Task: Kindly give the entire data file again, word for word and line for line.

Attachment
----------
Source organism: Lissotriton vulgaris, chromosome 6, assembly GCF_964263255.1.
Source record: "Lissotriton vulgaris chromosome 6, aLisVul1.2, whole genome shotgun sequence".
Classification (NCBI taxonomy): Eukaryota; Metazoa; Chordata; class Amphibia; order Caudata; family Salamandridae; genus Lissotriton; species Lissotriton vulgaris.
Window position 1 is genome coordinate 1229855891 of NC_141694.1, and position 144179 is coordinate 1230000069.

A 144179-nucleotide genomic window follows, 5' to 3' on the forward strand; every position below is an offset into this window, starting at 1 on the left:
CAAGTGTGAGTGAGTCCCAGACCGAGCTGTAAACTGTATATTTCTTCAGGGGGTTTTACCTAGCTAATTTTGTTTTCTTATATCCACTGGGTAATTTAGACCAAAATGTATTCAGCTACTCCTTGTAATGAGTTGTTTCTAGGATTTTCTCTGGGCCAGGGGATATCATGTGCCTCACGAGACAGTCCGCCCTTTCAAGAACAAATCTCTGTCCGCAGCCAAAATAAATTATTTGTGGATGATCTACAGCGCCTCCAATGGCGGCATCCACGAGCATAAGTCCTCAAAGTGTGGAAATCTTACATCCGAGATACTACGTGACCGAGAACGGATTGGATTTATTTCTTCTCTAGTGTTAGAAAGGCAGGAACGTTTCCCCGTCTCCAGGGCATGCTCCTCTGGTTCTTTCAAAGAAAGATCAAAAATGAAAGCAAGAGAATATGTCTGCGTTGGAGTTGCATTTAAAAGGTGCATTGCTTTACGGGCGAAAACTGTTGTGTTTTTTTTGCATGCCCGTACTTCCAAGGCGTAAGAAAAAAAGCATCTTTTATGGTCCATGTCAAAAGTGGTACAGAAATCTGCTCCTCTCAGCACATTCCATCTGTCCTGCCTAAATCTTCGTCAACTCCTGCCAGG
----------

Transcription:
Source organism: Lissotriton vulgaris, chromosome 6, assembly GCF_964263255.1.
Source record: "Lissotriton vulgaris chromosome 6, aLisVul1.2, whole genome shotgun sequence".
Classification (NCBI taxonomy): Eukaryota; Metazoa; Chordata; class Amphibia; order Caudata; family Salamandridae; genus Lissotriton; species Lissotriton vulgaris.
Window position 1 is genome coordinate 1229855891 of NC_141694.1, and position 144179 is coordinate 1230000069.

A 144179-nucleotide genomic window follows, 5' to 3' on the forward strand; every position below is an offset into this window, starting at 1 on the left:
CAAGTGTGAGTGAGTCCCAGACCGAGCTGTAAACTGTATATTTCTTCAGGGGGTTTTACCTAGCTAATTTTGTTTTCTTATATCCACTGGGTAATTTAGACCAAAATGTATTCAGCTACTCCTTGTAATGAGTTGTTTCTAGGATTTTCTCTGGGCCAGGGGATATCATGTGCCTCACGAGACAGTCCGCCCTTTCAAGAACAAATCTCTGTCCGCAGCCAAAATAAATTATTTGTGGATGATCTACAGCGCCTCCAATGGCGGCATCCACGAGCATAAGTCCTCAAAGTGTGGAAATCTTACATCCGAGATACTACGTGACCGAGAACGGATTGGATTTATTTCTTCTCTAGTGTTAGAAAGGCAGGAACGTTTCCCCGTCTCCAGGGCATGCTCCTCTGGTTCTTTCAAAGAAAGATCAAAAATGAAAGCAAGAGAATATGTCTGCGTTGGAGTTGCATTTAAAAGGTGCATTGCTTTACGGGCGAAAACTGTTGTGTTTTTTTTGCATGCCCGTACTTCCAAGGCGTAAGAAAAAAAGCATCTTTTATGGTCCATGTCAAAAGTGGTACAGAAATCTGCTCCTCTCAGCACATTCCATCTGTCCTGCCTAAATCTTCGTCAACTCCTGCCAGG